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Defend Your Sewer Line Against Roots

The sewer line is, unfortunately, a single point of failure for most home plumbing systems.  There’s only one pipe leading from the house out to the sewer and, while some people take advantage of running a grey water line to water their yard, everything passes through the sewer main and back to a water reclamation facility.

While flushing or draining the wrong things can have disastrous effects on your sewer-line (they’re more likely to cause problems in your home’s plumbing), a major cause of damage comes from tree roots.  Since today is Arbor day, we’d like to recommend planting a tree to commemorate the event, but we’d also like to advise caution, since improper planting can lead to heartache when it comes time to repair a damaged sewer line (or one that’s simply clogged with thirsty tree roots).

Avoiding Root Problems

The best way to deal with tree roots is to avoid them in the first place.  Don’t plant trees near your sewer line.  Once a tree finds a way into your sewer main, it’s going to be an expensive ordeal to get a permanent fix.  Trees are harder and you can find yourself with a reclogged sewer pipe with a year of having the roots cleared out.

That means, when you go to plant a new tree at your home today, plant it away from the sewer line.  You should also take care with the kind of tree you plant.  Find a tree that has a smaller root system, one that won’t spread out as much in search of new nutrient sources.  Smaller trees are excellent for this purpose.  Planting in good, nourishing soil will also prevent sewer problems later on.  Trees are pretty resilient and will seek out new sources of nourishment.  If they’re planted in dry, infertile ground they’ll spread out to find the resources they need, eventually finding your sewer pipes.

Then again, you can always defend against their present by installing a root barrier.

Landscape with A Plan:

  • Trees with smaller root systems
  • Plant trees in good growing soil
  • Plant at a distance from the sewer line
  • Use root barriers

Root Barriers and Deterrents

You aren’t always the one in charge of the trees that are affecting your sewer.  Neighbors, pre-existing trees, and city curbside trees can all tap into the sewer line running from your home to the city sewer.  So what can you do? Well you can take a proactive approach by installing root barriers around your sewer line (and anything else you want to keep roots out of).  Root barriers require careful application to be installed correctly.  Consulting a certified plumber is extremely advised to make the best use of them.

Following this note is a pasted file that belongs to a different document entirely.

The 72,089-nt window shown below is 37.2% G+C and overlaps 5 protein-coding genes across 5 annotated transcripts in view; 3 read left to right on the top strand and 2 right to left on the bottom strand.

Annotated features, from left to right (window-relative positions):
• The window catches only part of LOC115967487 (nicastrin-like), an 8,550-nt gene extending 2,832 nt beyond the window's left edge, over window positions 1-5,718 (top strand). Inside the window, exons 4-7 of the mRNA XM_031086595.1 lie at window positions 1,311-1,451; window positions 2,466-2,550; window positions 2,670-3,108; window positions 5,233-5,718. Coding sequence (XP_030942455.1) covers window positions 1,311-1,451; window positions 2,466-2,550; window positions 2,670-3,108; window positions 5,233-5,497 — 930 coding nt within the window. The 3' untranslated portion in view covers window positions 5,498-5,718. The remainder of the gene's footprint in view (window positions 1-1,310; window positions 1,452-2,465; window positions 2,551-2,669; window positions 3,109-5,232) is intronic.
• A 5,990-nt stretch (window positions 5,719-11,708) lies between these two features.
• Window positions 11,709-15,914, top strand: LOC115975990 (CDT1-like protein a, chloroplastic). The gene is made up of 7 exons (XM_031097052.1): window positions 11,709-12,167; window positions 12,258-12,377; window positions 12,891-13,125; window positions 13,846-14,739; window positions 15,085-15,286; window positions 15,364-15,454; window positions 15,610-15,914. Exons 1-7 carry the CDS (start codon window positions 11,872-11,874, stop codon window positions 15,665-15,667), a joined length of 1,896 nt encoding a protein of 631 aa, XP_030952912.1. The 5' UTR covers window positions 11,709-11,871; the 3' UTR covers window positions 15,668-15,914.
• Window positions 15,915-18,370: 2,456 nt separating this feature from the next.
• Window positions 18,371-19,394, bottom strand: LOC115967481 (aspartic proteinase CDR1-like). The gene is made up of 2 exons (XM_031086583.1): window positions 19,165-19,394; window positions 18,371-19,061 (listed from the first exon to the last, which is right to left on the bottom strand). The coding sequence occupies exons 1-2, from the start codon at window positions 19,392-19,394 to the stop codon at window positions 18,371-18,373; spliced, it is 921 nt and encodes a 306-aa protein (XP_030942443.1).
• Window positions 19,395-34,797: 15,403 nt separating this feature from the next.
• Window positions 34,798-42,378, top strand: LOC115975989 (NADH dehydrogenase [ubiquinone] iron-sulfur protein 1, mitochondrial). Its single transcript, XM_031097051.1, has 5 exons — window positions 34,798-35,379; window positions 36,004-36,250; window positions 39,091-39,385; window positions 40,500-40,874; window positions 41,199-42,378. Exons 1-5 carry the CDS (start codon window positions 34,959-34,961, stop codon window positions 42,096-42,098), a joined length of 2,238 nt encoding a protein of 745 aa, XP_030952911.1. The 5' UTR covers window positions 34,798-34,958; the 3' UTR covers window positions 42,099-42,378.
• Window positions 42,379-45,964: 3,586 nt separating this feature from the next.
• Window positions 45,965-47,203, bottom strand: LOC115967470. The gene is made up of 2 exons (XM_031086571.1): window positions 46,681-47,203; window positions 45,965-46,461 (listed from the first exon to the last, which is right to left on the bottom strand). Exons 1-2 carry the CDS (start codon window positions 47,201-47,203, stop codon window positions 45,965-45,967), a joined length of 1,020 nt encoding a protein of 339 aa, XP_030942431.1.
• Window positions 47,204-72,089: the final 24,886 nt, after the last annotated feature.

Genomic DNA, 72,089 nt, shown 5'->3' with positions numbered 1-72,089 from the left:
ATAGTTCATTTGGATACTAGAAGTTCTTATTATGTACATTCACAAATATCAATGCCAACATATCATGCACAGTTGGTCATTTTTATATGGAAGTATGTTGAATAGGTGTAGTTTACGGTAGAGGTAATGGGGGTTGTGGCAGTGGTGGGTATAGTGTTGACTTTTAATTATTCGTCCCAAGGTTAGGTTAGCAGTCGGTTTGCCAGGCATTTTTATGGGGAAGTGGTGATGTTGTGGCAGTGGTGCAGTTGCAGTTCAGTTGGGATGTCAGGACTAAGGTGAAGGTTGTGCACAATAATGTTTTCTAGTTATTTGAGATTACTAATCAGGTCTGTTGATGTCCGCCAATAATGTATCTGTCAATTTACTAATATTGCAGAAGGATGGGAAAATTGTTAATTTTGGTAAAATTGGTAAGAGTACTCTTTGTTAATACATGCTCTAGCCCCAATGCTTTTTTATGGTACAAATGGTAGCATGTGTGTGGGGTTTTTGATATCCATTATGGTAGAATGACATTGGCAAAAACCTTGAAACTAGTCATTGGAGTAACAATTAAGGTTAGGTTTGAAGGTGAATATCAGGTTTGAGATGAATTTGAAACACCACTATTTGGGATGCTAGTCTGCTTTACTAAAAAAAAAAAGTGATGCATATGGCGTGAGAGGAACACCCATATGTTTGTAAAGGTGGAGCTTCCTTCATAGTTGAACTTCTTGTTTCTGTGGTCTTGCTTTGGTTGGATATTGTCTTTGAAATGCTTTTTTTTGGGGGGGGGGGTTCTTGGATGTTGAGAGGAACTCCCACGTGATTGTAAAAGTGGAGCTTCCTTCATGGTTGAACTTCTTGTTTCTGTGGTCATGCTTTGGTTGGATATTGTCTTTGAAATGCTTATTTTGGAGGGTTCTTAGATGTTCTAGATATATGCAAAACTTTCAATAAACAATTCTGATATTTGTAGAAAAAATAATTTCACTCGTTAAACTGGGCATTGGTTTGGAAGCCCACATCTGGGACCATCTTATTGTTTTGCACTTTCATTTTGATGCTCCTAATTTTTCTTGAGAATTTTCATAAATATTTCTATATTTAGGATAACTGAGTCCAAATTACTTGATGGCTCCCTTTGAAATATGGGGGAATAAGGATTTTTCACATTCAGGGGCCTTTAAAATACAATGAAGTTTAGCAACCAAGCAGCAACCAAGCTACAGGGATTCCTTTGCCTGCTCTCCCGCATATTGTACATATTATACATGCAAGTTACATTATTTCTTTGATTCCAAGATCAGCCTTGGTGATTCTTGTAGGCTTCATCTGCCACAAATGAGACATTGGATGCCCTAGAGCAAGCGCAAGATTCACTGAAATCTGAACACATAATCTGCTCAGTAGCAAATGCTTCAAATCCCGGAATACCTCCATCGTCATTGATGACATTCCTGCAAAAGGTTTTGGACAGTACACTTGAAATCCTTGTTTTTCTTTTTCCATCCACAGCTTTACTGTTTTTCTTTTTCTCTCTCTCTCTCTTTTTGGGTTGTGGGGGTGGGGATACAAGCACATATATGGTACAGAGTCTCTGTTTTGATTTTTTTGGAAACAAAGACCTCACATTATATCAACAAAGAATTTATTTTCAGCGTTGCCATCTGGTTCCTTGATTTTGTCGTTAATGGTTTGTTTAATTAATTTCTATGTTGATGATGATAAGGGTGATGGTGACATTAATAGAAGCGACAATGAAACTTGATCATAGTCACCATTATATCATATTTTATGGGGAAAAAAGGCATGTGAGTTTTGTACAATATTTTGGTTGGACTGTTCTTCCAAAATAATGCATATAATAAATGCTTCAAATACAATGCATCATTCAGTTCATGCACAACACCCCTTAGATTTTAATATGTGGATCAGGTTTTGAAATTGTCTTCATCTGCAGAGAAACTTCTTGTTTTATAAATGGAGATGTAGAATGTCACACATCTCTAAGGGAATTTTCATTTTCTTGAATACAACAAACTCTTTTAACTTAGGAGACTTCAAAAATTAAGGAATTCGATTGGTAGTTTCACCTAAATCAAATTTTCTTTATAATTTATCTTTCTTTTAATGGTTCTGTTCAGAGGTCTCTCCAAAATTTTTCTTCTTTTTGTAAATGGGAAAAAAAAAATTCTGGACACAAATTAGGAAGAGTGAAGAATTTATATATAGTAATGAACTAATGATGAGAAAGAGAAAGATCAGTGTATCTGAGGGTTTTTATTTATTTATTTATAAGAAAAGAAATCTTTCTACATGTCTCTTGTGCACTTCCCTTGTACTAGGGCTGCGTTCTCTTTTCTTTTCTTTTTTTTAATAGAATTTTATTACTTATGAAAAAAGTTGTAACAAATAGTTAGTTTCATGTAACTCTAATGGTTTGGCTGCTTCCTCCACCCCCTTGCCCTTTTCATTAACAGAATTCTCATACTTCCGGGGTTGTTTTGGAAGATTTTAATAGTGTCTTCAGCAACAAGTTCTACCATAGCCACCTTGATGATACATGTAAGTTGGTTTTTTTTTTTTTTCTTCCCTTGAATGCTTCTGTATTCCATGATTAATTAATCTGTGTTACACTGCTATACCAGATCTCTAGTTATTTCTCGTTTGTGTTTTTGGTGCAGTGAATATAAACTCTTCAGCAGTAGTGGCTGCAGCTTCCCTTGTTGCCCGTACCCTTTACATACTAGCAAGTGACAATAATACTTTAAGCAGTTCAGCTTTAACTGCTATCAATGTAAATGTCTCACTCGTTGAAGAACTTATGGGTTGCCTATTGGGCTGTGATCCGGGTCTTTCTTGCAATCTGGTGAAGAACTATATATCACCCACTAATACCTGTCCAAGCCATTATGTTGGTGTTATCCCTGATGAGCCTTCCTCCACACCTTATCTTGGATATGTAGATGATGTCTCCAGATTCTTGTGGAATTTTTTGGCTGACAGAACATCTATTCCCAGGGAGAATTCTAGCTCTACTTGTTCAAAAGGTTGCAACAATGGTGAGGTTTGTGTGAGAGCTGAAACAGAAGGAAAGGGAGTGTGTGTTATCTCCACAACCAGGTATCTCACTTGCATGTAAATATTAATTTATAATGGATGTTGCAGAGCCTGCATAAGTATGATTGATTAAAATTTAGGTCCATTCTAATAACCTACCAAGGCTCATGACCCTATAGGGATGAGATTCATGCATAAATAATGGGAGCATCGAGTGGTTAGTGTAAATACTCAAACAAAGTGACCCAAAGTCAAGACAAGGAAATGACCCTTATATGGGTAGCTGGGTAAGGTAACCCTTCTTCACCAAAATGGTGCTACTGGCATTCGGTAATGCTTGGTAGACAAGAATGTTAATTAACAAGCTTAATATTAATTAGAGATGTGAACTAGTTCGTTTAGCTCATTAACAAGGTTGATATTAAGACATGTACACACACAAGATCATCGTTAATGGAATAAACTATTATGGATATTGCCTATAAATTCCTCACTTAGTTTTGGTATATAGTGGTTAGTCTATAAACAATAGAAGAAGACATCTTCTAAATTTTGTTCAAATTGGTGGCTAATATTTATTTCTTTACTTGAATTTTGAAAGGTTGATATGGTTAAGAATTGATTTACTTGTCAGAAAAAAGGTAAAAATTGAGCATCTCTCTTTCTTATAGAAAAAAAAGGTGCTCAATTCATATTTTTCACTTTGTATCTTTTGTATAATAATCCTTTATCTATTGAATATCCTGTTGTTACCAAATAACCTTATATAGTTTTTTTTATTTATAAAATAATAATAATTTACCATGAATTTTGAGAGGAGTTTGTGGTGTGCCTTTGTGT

Root barriers come in three different varieties:

  • Growth Inhibitors
  • Deflectors
  • Traps

Growth inhibitors are chemical agents placed in the pipe and the surrounding soil (usually copper sulfate) that make the ground unappealing to the tree.  Unfortunately, chemical growth inhibitors can last anywhere between three and seven years depending on rainfall and lawn watering.  They’re simpler to use but need to be applied properly.

Deflectors are physical barriers that block the approach of roots toward your sewer pipe.  These barriers can be made of rigid plastic, metal, or wood.  Properly installed physical barriers require a trench to be dug for the barrier to be inserted in the Earth.  Quite often this requires the roots of the tree to be trimmed back.  It’s best to consult an arborist before trimming too many roots back, unless you want to risk killing the tree (which we caution against, especially if the tree belongs to someone else).

Trap root barriers are made up of metal and plastic sheets or screens.  These shields are installed close to the sewer pipe where they allow the taproots of the tree to grow through the mesh while blocking the progress of obstructing root growth.


How do you know that roots have infested your sewer line?  Unfortunately, there’s no real way to know until your drains start to clog up.  In many cases, this is why we recommend professional drain cleaning over store bought chemicals.  This kind of backup cannot be cleared by liquid drain cleaners.  The backup can cause those chemicals to leak back out when the sink overfills, risking damage to pipes, people, and pets.

Calling for a professional drain cleaning service also gives your plumber the chance to look into the sewer line with a special camera, identifying where the roots are a problem so they can be fixed, either temporarily or with a much more aggressive re-piping solution.

Metro Plumbing, Heating, and Air Conditioning is the service company you want!  Call us today at (423) 616-1025!

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